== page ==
Collaborative Web 2.0 applications may necessitate opening up banks’ websites to outside technology and information exchange with third party sites, raising the spectre of data and infrastructure security. A robust mechanism of checks and balances must be built to ensure that the third party sites are secure, appropriately certified and pose no threat to the home banks’ sites. Likewise, before a third party widget is allowed to be brought on to a site, it must have passed through stringent security control.

Due diligence must be exercised before permitting users to place a link to another site to guard against the possibility of inadvertent download of malicious software, which could, in the worst case, even result in phishing originating from the banks’ sites.

It is equally important for a bank to guard its customers against invasion of privacy, data theft or misuse. The concept of portalisation envisages deploying technology to bring information from other banks’ or financial service providers’ websites into the home bank’s site. The home bank must ensure that its customers’ personal or transaction related information, which may be shared with the other providers, is not susceptible to leakage or outright misuse.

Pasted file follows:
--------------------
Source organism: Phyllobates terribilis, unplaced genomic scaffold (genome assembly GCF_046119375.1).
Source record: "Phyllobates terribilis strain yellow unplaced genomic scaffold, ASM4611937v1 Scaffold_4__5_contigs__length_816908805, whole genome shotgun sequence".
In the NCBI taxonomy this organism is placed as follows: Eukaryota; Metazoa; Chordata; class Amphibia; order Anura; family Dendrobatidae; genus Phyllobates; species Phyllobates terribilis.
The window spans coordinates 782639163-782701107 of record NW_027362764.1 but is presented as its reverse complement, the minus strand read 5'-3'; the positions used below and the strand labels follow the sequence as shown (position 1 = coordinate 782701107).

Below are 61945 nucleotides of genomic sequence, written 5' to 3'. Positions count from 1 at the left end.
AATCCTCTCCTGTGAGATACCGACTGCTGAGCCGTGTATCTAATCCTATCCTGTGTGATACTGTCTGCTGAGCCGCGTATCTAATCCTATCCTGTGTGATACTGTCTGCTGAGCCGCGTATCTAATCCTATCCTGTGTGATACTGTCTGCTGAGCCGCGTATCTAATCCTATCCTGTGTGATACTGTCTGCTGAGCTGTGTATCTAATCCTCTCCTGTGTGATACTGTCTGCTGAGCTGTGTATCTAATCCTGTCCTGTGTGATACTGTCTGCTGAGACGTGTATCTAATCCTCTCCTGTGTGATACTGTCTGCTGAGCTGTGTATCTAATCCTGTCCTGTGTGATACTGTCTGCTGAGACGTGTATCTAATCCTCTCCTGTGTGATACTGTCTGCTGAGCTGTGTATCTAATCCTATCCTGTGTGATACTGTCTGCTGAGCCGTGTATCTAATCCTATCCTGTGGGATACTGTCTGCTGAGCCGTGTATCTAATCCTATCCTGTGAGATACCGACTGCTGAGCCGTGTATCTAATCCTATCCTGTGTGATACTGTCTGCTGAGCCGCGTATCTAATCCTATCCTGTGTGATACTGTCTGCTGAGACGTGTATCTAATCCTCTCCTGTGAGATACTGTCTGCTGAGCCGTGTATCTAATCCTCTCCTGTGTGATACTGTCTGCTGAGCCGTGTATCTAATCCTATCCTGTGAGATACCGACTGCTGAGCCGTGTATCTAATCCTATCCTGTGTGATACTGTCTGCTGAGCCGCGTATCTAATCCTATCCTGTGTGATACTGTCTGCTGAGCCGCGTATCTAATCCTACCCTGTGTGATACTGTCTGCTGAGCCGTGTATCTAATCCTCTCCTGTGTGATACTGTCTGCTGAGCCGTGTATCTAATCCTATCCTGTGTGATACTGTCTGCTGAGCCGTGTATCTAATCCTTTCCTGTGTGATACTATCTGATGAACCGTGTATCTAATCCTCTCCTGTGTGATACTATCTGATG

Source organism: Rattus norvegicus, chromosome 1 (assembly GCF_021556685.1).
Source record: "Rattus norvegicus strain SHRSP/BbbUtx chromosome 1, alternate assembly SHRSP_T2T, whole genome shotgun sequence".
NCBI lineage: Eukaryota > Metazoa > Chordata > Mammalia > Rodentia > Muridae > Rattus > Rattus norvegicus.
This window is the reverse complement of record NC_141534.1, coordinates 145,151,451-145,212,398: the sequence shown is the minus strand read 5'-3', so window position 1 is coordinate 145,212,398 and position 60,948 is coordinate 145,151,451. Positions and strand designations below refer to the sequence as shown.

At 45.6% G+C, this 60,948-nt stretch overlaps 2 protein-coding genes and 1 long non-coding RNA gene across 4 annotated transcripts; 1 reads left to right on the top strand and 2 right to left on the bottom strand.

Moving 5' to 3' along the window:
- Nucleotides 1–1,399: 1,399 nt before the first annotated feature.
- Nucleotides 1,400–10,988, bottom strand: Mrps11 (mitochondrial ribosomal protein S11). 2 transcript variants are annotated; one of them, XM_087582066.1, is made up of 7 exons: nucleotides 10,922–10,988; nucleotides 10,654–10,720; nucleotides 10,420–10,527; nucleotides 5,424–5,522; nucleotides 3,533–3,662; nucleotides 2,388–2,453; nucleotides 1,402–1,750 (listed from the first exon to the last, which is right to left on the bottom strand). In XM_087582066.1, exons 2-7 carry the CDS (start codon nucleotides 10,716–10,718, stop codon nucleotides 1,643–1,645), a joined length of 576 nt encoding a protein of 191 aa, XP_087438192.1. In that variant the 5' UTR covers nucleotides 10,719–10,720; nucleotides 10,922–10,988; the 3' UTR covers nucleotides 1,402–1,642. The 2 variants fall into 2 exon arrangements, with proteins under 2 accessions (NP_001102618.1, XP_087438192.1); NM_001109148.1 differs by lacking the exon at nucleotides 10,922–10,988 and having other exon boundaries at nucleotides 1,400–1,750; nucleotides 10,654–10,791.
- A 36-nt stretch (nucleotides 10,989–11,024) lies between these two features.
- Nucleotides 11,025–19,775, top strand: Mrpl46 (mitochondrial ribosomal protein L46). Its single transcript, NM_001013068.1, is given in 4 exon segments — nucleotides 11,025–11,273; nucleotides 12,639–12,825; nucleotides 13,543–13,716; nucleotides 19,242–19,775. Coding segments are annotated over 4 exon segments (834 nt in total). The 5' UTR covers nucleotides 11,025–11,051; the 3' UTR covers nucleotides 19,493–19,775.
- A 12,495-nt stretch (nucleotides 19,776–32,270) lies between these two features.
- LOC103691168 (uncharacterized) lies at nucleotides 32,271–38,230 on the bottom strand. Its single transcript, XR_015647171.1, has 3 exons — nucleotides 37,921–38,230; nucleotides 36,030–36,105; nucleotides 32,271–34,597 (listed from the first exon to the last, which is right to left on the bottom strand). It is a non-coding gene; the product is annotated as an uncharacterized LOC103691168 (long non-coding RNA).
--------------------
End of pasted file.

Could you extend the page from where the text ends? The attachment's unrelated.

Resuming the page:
Banks will do well to partner with an Internet banking solution provider which has not only the expertise to translate their vision into a cutting edge e-banking experience for the user, but also the foresight to define boundaries for safety. With security concerns adequately addressed, next generation Internet banking is full of exciting possibilities. Banks that seize the opportunity may find that Internet banking can become a means of differentiating themselves from competitors, rather than a mere cost cutting tool. Clearly, providing a more powerful and interactive e-banking experience, is the way forward.